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    Old 01-07-2005, 11:46 AM   #1
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    Cracks in corner of mouth

    In addition to my mouth peeling inside mostly at night, I have cracks to appear overnight periodically in the corner or corners of my mouth. The cracks will disappear in a couple of days without using any medication on them. I have used Nystatin for the peeling inside the mouth which did not help. I would think that if I had a fungus in my mouth that was making the corners of my mouth crack I would have to use an antifungal cream to get rid of the cracks but they disappear without using medicine. Anyone ever heard of this before?

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    Old 01-07-2005, 12:29 PM   #2
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    Re: Cracks in corner of mouth

    i know that if i have a stuffy nose i'm forced to sleep with my mouth open to breathe from it.. normally i breathe from my nose while asleep. but when i breathe from my mouth i get incredibly dry lips and they crack (sometimes bleed). possibly this could be the problem as well? and maybe not.. just a thought though.

    Old 01-07-2005, 12:40 PM   #3
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    Re: Cracks in corner of mouth

    I don't know what causes them, but I get them too. I can't keep my fingers away and they stay there forever! (Ick, I know...) I suppose it's either candida (fungus) or an iron deficiency. Maybe an allergy. Do you wear makeup? ---Some things to consider. I'm about going crazy. I want these things to go away. Ugh.....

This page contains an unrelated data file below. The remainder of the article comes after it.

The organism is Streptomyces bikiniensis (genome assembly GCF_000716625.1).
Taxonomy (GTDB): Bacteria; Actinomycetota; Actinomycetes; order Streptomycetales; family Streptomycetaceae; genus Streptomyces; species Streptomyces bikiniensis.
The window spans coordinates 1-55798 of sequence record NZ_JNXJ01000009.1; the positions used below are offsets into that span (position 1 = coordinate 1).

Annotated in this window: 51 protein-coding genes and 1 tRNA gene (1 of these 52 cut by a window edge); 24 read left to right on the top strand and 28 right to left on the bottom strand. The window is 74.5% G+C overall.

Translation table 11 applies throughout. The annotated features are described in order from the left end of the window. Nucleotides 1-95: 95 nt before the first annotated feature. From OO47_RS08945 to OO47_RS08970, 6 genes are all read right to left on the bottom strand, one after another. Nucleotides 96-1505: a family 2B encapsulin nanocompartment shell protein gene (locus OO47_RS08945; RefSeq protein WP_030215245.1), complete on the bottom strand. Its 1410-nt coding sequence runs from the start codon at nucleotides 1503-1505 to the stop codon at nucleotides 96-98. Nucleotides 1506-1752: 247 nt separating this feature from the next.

Old 01-07-2005, 01:06 PM   #4
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    Re: Cracks in corner of mouth

    Me again... after replying to your post, I got curious and looked Candida up online, and it does affect the lining of the mouth as well. I bet you have Candida. I guess you can control it by avoiding certain foods and whatnot... I'm going to research it more, personally...

    Old 01-07-2005, 02:02 PM   #5
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    Re: Cracks in corner of mouth


    Regarding the cracks in the corners of your mouth, do some research on a fungal infection called "angular cheilitis"
    I once had this and a dermatologist presecribed an anti-fungal cream. Cleared it up in no time.

    Not sure what the peeling inside your mouth is...Candida as another poster mentioned is a possibility.

    I wouldn't self-treat this any more, see a dermatologist!

    zuzu xx

    Old 01-08-2005, 03:57 PM   #6
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    Re: Cracks in corner of mouth

    Think I remember years ago a doctor told me it was lack of vitamin B. This was really a long time ago but believe he gave me B12 shot and it cured it.